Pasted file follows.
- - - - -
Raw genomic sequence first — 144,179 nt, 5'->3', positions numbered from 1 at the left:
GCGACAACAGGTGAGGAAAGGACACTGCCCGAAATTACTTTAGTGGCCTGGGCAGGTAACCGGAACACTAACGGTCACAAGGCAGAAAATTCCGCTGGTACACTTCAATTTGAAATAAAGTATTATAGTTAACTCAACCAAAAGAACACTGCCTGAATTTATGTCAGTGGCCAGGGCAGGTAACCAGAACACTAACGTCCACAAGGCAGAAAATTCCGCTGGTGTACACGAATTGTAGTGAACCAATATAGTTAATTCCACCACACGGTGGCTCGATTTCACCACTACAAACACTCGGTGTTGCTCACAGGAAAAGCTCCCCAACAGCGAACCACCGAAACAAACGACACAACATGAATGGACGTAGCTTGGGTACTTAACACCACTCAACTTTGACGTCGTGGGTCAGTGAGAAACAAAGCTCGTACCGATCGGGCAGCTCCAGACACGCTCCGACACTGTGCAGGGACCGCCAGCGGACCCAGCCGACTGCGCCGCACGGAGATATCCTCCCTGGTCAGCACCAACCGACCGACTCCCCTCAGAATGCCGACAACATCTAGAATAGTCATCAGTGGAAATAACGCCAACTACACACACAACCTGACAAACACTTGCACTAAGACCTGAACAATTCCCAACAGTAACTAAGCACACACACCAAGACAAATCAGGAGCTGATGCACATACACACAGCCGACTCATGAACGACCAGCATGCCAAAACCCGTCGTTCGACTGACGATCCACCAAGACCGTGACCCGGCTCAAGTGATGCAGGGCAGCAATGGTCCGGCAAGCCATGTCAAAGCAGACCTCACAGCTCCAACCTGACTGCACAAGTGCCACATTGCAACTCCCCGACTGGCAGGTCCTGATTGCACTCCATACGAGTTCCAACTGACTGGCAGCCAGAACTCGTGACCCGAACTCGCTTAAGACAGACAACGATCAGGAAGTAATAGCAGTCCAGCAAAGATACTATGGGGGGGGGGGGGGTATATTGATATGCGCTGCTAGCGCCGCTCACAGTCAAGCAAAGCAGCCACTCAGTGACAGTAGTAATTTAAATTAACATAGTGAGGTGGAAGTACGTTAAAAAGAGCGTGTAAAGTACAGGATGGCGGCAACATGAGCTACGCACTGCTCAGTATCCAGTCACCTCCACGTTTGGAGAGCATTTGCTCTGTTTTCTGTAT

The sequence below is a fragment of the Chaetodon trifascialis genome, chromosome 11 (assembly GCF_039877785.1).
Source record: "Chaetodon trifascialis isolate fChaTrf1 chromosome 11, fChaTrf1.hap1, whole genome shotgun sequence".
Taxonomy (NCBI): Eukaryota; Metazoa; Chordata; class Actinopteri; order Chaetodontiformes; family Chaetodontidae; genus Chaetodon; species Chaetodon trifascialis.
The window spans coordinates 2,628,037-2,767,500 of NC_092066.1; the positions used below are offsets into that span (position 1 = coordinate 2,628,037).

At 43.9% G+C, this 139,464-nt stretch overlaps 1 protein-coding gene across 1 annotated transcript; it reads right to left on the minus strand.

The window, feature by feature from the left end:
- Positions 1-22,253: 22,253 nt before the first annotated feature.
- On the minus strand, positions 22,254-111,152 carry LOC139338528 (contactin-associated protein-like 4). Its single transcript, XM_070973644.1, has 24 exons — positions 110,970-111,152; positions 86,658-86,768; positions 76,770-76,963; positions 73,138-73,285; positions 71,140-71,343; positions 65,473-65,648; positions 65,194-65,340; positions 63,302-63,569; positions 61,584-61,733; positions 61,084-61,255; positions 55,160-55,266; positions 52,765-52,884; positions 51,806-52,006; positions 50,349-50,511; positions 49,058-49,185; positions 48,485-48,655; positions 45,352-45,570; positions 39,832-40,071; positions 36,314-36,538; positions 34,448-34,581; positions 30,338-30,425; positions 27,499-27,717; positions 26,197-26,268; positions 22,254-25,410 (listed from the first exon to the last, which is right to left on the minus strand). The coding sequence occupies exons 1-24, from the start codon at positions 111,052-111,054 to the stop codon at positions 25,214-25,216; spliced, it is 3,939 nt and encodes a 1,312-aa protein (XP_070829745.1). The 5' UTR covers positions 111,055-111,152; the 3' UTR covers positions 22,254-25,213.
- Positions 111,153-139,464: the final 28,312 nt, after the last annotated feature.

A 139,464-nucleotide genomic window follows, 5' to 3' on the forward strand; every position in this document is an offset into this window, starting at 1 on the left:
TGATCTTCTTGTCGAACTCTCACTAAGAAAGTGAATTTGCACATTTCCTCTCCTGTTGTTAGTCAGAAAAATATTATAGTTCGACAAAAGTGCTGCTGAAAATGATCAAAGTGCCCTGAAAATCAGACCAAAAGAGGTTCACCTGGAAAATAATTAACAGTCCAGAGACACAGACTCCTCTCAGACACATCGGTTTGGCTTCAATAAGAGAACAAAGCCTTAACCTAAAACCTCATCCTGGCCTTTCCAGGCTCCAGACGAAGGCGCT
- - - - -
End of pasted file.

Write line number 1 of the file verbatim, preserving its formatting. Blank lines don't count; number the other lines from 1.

Raw genomic sequence first — 144,179 nt, 5'->3', positions numbered from 1 at the left: